“The government has made extensive attempts to build up regimes which are now being destroyed by revolutions, whether we are looking at military aid over the years to Egypt, or whether we are looking at big deals that Tony Blair was shaking hands on just a few years ago in Libya. So we need to be really careful, particularly when we don’t know what the shape of the final governments in these areas will be, that we don’t wind up with resources ending up in the wrong hands. So if the Muslim Brotherhood takes over in Egypt, do we want them to be taking over with institutions built up with Western taxpayers’ money?” says Matthew Sinclair, director of the Taxpayers’ Alliance.
Conflicting tensions can already be seen on the streets of Europe. While Westminster has become the scene of demonstrations over proposed government cuts to some of the UK’s most vital services, in Brussels Arab immigrants gather on the streets to call on the European government to help the new democratic regimes in the Arab world, struck with unrest.
While some undoubtedly believe it would be a sad day when Western governments refuse cash to help build democracy, others say this is the wrong help, potentially going to the wrong people, and at the wrong time for a cash-strapped Europe.
Professor Paul Vallet from the Fletcher School of Law and Diplomacy at Tufts University in Massachusetts says that the U.S. and the EU, in their current financial situation, should cooperate to help North Africa and Middle East to tackle their crisis.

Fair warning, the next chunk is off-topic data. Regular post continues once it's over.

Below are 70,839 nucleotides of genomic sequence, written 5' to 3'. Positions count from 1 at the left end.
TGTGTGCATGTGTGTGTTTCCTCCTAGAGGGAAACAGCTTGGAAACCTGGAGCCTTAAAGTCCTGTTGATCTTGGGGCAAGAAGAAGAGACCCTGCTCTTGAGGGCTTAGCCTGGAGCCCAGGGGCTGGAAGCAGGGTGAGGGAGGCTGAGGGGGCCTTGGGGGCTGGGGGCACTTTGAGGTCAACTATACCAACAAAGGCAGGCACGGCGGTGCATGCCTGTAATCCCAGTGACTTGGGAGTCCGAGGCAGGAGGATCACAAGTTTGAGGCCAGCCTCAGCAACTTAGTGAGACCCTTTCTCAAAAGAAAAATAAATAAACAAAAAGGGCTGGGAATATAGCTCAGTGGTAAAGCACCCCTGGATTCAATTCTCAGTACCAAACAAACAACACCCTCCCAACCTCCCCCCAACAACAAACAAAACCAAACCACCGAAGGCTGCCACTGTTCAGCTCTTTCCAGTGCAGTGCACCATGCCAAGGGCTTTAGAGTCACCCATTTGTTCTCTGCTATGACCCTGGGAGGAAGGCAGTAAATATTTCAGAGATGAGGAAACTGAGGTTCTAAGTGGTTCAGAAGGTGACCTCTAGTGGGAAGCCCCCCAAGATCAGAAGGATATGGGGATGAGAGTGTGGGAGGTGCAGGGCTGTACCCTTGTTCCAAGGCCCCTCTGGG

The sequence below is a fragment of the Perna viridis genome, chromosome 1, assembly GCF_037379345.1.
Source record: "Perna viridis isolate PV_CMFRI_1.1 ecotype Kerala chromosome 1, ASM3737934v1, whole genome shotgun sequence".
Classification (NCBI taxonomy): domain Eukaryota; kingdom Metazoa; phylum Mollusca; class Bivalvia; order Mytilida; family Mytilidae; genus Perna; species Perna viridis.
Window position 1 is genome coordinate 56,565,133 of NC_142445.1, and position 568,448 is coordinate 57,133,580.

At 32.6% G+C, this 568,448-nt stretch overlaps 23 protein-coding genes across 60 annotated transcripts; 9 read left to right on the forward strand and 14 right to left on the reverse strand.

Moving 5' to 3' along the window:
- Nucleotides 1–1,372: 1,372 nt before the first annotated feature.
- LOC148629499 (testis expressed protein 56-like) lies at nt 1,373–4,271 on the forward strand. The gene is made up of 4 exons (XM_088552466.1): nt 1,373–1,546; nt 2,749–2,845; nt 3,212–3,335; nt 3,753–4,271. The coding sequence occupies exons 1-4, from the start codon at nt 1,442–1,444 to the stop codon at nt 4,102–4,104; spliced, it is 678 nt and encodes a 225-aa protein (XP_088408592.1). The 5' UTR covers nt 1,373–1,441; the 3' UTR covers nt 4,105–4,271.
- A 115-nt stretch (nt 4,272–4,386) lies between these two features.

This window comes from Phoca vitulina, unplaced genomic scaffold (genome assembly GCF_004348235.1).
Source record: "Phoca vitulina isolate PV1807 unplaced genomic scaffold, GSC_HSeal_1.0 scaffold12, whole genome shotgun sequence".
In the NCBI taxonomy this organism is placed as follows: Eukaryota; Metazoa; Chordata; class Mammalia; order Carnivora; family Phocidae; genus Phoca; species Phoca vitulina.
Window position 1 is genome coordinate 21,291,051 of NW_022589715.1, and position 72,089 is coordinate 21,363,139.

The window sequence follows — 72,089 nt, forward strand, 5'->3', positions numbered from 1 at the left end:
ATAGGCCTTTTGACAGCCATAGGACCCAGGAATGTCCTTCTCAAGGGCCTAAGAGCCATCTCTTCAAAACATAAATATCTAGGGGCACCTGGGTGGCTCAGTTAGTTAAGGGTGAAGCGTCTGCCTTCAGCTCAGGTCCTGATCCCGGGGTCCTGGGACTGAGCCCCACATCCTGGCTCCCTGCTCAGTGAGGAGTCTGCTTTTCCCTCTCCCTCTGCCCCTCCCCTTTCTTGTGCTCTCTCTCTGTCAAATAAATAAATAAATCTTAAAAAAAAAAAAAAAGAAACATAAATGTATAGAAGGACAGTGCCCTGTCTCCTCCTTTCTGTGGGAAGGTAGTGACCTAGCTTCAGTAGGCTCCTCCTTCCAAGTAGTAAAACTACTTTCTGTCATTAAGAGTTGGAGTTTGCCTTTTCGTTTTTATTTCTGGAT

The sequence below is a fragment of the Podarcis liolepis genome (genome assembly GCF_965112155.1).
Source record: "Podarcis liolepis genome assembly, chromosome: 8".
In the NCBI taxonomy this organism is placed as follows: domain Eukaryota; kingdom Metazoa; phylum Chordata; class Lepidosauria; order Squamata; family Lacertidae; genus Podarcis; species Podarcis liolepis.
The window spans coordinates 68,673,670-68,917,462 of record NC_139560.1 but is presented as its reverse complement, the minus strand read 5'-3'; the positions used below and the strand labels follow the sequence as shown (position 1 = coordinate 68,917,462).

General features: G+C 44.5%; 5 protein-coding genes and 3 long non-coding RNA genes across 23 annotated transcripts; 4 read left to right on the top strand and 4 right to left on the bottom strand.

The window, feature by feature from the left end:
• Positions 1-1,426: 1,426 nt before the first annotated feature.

"The timing of this particular crisis corresponds with a very delicate passage in the recovery of the both the European and US’s economies. It has been suggested that the Europeans and the Americans should act in partnership. That is also one of the reasons we see this dubbed as the “Marshal plan” that one of two sides of the Atlantic would not be able to deal alone with the magnitude of the North African and Middle Eastern crisis in an aid package," says Vallet.
Arab immigrants in Brussels have gathered for a demonstration. They were calling for the EU states to do much more to force out dictators like Gaddafi. But passersby who were watching the demonstration responded that they need too. The number of unemployed is rising. The EU countries are talking about supporting these new regimes in North Africa and the Middle East, but they are not ready to deal with the consequences, reports RT’s correspondent Daniel Bushell.
Meanwhile, in Greece hundreds of thousands of demonstrators ceased working across the country in the first major labor protest of 2011. Tear gas spread by the police in response to demonstrators’ violence, covered the city’s centre and forced many peaceful demonstrators to flee. People are chanting “don’t obey the rich fight back”. A group of protesters came to parliament demanding the socialist government in Greece change austerity measures that will see cuts in spending and a hike in taxes.